student-centered activities (for large groups)

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Student-Centered Activities (for large groups). Jennifer Valcke - Centre Interfacultaire de la Didactique des Langues Vivantes at the Universit libre de BruxellesLB - PowerPoint PPT Presentation


Inside the Classroom Practical Teaching Techniques

Student-Centered Activities (for large groups)Jennifer Valcke - Centre Interfacultaire de la Didactique des Langues Vivantes at the Universit libre de

Annemieke Meijer - Centre for Teaching and Learning, Educational Advice and Training Department at Universiteit

+Whos Who?Annemieke MeijerCoordinator of the Writing & skills center and tutor at University College UtrechtJennifer ValckeESP and EAP teacher at the Engineering School of Brussels at the ULBCLIL advisor linguistic and pedagogical support for teaching and learning in a foreign language

+Lets Get to Know One Another!In your folders, you will find a list of questionsWalk around the room and collect answers from other participantsAs a group, lets discuss your findings

+What Makes an Effective Teacher?Take a minute to think about:One characteristic of an effective teachersOne characteristic of an ineffective teachersWrite your answers down on a piece of paper and pass it to JennyLets take a look at your responses together

+Does anybody know what this activity is called? Would/Do you use in class and why?One-minute paperTEXT: Characteristics of Effective Teachers4Blooms Revised Taxonomy(Anderson and Krathwohl, 2001)

For an interactive model and a complete list of categories, please go to: of learning objectivesFrom LOTS to HOTS and from concrete to abstract knowledgeTEXTS: A Model of Learning Objectives + Blooms Taxonomy Activities5(Inter)Active LearningTurn to your neighbour and discuss the following:What interactive techniques do/have you use/d in your classes? At the beginning / middle / end of a lecture?Any advantages? Any drawbacks?Now, discuss your ideas with another pair of participantsDecide on one activity that you will describe to the rest of the group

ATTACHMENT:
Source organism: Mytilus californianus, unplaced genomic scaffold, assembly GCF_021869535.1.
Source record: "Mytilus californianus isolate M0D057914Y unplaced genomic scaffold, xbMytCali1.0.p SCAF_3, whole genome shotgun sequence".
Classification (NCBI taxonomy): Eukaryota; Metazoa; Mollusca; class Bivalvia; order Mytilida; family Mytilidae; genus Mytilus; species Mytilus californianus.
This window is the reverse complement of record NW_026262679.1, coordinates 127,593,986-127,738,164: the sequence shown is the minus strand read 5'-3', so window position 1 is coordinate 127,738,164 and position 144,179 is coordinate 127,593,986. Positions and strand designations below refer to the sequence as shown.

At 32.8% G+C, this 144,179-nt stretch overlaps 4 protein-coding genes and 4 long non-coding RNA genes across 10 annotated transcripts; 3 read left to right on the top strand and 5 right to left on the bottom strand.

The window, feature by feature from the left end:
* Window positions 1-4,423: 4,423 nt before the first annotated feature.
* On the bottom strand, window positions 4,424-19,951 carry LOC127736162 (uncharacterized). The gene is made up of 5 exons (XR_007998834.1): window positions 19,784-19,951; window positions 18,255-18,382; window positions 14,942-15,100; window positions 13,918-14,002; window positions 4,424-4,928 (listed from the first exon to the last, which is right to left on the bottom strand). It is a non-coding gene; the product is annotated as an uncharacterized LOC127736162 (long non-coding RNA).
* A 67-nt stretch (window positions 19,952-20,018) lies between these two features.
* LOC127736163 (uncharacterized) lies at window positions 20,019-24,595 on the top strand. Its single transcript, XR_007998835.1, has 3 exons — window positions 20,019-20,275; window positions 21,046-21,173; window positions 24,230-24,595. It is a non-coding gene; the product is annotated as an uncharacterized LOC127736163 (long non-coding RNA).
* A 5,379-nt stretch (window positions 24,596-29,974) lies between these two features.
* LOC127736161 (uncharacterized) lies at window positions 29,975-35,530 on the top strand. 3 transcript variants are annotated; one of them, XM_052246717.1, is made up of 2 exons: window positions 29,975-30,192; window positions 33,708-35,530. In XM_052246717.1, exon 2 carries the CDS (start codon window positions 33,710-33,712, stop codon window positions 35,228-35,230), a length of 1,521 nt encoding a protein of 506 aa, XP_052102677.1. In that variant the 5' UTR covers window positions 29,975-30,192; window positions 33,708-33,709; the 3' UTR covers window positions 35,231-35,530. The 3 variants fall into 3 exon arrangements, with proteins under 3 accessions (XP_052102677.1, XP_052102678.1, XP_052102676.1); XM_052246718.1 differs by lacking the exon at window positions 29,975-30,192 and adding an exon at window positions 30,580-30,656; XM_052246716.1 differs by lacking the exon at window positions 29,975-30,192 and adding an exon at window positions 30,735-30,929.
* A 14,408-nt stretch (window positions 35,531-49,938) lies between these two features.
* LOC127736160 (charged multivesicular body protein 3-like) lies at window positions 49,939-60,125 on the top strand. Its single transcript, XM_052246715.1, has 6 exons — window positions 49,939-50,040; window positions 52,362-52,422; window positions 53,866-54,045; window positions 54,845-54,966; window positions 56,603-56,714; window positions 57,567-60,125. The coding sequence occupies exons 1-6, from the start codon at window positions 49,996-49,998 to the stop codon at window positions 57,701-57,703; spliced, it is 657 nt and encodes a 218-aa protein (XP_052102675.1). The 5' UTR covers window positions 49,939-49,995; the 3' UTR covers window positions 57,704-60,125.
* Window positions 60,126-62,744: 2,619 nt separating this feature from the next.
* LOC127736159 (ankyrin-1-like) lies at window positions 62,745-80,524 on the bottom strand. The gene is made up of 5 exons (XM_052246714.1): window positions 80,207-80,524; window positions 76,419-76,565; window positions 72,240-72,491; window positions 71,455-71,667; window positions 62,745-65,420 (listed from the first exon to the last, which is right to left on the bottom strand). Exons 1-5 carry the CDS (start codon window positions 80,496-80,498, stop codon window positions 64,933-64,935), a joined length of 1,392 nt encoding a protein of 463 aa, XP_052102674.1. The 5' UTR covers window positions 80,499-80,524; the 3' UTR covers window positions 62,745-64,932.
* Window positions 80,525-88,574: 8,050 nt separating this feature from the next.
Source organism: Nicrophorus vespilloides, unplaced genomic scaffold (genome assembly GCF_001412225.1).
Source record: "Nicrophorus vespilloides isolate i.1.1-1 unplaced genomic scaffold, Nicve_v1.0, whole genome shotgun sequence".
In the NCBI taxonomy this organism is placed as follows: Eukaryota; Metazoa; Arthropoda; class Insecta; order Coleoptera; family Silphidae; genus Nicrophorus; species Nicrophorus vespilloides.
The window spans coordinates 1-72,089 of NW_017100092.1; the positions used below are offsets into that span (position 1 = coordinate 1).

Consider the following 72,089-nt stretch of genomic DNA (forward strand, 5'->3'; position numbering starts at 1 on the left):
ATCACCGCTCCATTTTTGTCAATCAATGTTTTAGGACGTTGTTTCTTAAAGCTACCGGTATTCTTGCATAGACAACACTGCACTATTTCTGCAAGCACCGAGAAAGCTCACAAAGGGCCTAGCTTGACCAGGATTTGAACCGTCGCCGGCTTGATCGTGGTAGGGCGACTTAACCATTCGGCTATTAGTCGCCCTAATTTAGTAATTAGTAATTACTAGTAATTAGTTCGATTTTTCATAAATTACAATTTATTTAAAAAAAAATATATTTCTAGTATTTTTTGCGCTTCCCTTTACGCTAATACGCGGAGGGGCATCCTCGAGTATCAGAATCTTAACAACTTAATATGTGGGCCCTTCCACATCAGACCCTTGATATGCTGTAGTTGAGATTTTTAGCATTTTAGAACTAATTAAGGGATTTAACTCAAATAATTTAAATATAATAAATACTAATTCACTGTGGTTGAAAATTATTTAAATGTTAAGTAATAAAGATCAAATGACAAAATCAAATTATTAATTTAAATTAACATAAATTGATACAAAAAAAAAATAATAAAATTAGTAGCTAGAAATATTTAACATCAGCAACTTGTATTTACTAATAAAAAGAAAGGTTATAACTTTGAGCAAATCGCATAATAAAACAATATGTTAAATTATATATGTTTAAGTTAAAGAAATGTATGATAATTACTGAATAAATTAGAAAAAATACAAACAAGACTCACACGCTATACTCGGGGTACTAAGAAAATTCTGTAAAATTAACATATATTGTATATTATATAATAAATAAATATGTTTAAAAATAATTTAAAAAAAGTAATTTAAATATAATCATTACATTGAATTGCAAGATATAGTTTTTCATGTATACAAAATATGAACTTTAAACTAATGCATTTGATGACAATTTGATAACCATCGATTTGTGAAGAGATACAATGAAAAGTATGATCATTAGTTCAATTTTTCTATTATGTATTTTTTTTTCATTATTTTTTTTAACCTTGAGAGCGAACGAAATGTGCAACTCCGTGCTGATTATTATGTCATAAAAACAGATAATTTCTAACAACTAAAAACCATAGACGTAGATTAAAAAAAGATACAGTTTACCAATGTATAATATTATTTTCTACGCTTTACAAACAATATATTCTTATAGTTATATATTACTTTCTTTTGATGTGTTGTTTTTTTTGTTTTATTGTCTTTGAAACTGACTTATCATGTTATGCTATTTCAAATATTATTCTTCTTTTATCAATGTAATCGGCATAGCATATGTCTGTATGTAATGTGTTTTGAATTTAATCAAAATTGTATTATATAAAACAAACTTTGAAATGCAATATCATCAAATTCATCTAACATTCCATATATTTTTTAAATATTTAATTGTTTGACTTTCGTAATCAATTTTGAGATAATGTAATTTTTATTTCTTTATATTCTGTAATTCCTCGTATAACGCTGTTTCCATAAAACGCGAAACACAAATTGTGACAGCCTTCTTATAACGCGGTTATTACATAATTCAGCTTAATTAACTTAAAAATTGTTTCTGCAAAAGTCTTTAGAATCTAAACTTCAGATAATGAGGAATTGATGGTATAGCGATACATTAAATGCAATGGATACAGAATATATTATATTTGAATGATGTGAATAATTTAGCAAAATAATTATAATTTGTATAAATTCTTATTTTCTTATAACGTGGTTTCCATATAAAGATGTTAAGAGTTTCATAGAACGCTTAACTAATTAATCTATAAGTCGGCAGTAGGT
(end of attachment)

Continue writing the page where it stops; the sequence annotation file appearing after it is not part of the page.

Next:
+Does anybody know what this activity is called? Would/Do you use in class and why?Think-pair2-share6Why Active Learning?The lecture is the process by which the notes of the lecturer are transferred to the notes of the student without passing through the mind of eitherIn groups of 4, discuss the above well-known jokeNow lets discuss this as a group

+Why Active Learning?Involving students in doing things and thinking about the things they are doing (Bonwell & Eison 1991). Engaging students in:Thinking critically or creativelySpeaking with a partner, in a small group, or with the entire classExpressing ideas through writingExploring personal attitudes and valuesGiving and receiving feedbackReflecting upon the learning process

+Does Active Learning Work?Hake (1998) reported the results of one study involving 62 introductory physics courses (N>6000 students)Dramatic student gains in conceptual and problem-solving test scoresSpringer et al. (1998) similarly reported a large meta-analysis of studies examining small group learning in SMET courses (i.e., Science, Maths, Engineering, and Technology). Various forms of small group learning produced:Higher achievement test scores, More positive student attitudes, Higher levels of student persistence.Knight & Wood (2005) report the results of a study completed in a large, upper-division Biology lecture course. Students were observed to make significantly higher learning gains and better conceptual understanding when taught with:in-class activities in place of some lecture time, collaborative work in student groups increased in-class formative assessmentgroup discussion+